This week I shot another one of my savings makeovers based on the strategies in my book SAVE BIG. For this makeover, I worked with the McGraw Hill Federal Credit Union to help a New Jersey family save big money on their home loan and their car loan. I was once again reminded what phenomenal resources credit unions are. In fact, if you are in the market for a car, you have GOT to find a way to join a credit union, if you're not already a member. You can find one you are eligible for at www.findacreditunion.com.
Credit union auto financing is generally such a great deal that I'm going to issue a rule here: never shop for a used car at a dealership without first getting outside financing quotes, especially from a credit union. The loan is one more factor the dealership can play around with in the messy math equation of buying a car. The process is torturous enough. Don't add to the angst.
When I checked car loan rates at a credit union and some other non-dealer sources, here's what I found: Car Loan Interest Rates from Different Sources:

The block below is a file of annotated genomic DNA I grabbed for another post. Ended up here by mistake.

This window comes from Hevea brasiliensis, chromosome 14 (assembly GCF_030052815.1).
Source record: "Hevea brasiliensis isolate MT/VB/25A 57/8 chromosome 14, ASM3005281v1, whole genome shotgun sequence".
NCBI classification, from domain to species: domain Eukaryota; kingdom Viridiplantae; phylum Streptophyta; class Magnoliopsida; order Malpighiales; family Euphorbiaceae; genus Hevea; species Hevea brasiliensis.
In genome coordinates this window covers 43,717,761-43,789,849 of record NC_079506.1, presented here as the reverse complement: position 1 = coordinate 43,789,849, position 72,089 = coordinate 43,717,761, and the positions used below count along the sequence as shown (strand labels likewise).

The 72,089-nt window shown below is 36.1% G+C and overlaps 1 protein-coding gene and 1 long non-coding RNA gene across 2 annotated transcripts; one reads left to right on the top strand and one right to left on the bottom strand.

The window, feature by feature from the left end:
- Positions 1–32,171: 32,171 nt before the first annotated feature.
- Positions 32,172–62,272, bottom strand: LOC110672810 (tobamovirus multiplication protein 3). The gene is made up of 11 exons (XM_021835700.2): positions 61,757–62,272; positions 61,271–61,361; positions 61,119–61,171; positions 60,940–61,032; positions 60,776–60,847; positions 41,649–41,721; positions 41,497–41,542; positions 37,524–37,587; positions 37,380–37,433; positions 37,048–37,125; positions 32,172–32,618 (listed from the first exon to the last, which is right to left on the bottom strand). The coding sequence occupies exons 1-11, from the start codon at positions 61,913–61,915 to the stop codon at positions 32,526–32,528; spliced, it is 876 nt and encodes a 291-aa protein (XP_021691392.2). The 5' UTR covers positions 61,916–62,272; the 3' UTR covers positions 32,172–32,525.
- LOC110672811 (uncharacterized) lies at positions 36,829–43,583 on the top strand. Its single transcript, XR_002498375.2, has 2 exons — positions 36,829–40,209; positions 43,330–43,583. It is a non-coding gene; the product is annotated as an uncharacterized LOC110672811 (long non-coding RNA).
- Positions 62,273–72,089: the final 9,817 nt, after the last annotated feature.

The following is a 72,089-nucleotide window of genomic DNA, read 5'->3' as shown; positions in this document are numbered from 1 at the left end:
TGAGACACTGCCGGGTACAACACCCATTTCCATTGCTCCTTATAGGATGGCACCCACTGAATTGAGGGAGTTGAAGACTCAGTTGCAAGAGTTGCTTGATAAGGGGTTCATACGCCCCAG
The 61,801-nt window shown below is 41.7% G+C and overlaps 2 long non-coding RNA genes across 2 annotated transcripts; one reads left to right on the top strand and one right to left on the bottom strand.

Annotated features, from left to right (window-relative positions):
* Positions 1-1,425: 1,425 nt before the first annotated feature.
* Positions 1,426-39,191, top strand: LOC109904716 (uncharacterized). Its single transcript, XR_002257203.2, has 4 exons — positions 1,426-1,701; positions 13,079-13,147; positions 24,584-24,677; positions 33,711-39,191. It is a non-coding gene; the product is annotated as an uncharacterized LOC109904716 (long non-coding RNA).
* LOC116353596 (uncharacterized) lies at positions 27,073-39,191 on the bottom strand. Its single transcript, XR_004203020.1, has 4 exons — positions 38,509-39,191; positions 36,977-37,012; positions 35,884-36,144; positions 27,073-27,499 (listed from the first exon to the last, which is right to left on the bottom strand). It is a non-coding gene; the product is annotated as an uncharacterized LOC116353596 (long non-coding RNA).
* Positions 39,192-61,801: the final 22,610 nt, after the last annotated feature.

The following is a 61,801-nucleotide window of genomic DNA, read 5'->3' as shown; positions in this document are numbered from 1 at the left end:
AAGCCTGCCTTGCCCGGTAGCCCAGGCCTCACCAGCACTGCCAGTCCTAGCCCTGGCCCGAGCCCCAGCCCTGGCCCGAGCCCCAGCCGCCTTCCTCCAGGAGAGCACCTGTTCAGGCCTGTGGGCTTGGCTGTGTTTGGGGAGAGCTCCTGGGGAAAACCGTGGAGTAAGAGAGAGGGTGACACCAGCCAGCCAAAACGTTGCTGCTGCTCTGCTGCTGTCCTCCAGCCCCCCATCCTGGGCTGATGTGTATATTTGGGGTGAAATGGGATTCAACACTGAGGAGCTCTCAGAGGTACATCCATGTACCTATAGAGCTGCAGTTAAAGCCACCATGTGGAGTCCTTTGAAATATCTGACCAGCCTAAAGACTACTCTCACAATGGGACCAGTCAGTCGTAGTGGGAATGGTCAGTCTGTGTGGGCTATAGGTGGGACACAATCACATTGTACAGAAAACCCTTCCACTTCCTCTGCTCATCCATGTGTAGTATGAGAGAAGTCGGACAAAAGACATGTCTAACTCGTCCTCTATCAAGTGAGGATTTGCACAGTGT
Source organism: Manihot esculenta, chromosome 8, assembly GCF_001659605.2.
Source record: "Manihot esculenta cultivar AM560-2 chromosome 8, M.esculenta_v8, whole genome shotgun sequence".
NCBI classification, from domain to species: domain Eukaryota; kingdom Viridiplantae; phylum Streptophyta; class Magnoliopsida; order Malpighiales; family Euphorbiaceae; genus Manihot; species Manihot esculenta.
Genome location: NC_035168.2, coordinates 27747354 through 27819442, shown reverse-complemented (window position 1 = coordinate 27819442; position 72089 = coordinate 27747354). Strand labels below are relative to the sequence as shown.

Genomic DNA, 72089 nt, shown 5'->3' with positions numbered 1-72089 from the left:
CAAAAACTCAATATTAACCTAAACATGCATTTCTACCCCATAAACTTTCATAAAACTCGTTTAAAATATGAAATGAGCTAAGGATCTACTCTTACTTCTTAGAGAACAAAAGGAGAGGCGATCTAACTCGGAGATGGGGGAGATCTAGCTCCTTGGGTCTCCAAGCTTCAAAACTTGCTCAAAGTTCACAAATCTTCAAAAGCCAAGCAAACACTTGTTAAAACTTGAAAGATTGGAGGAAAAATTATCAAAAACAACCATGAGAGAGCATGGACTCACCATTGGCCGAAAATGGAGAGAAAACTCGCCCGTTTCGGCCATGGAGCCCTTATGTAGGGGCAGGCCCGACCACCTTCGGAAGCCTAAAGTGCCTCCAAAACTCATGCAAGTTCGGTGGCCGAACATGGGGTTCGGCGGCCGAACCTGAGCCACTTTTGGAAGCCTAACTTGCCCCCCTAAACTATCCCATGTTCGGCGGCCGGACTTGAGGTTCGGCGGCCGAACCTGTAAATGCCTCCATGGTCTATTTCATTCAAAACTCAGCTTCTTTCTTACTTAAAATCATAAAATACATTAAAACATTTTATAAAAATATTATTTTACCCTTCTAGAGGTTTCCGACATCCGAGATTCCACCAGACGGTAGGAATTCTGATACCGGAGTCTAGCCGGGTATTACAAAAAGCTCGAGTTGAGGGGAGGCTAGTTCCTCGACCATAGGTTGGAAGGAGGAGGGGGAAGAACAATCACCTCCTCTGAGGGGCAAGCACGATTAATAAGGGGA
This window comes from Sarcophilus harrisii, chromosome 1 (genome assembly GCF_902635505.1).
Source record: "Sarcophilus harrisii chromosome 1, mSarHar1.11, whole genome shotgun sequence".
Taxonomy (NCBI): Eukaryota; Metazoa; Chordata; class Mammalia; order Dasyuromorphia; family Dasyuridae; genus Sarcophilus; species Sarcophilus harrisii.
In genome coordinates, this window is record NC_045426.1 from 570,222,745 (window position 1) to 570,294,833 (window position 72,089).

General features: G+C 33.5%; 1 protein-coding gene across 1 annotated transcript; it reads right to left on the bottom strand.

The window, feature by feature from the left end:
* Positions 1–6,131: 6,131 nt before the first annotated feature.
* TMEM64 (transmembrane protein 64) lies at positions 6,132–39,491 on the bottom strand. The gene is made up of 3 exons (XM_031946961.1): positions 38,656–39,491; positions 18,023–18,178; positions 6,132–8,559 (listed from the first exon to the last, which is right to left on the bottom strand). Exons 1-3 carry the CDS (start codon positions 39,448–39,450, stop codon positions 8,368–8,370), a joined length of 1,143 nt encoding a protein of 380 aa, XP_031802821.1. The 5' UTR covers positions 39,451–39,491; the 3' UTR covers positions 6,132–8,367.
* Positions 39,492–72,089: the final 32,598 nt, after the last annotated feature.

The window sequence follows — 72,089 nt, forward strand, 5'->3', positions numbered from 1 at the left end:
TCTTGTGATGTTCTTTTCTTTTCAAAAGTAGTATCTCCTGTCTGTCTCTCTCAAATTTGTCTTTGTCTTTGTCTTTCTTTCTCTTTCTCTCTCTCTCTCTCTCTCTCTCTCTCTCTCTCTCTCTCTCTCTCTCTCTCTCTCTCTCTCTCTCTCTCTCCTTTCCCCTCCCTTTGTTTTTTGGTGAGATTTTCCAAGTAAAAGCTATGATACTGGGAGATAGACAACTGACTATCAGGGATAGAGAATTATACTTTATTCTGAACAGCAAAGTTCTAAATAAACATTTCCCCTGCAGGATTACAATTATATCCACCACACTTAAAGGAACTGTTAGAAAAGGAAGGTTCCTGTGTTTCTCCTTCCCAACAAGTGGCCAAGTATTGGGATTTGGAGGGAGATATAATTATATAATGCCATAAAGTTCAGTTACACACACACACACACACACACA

As you can see, by shopping around for an auto loan, I found a low interest rate of 4.25 percent at the credit union, almost a third the size of the highest quote of 11.22 percent. Now let's see how that helps us SAVE BIG on a $25,000 car loan, the national average.
24-month, $25,000 Auto Loan: The rate at the Bank was 11.22%. The amount owed? $28,032. But at the credit union at a rate of 4.25% the amount owed is $26,112. BIG SAVINGS= $1,920
There you have it. Close to $2,000 in savings achieved through half an hour's worth of work comparing interest rates. I love it when such a small effort yields such BIG SAVINGS!
With outside financing information in hand, you can walk into the dealership with some knowledge that gives you power. Don't ignore what the dealer has to offer; just don't consider it on its own. Now you have a point of comparison. If you have excellent credit and the dealer is offering a special to get people in the door, you may get a great loan at the dealership. Be sure you know your credit score before you walk into a dealership. Salespeople have been known to lie and claim your score is subpar so they can stick you with a higher interest rate. Get your real score at www.myfico.com. If you are interested in the dealer's financing, be sure to negotiate the price of the car first and then terms of the loan. Keep the two transactions separate. Always remember, that car dealers can often make more money on the vehicle financing than they do on the vehicle itself! People seem to know that you need to hustle and haggle for the best deal on a car, but they forget to hustle and haggle for the best price on the car loan. As you can see, doing so will help you SAVE BIG.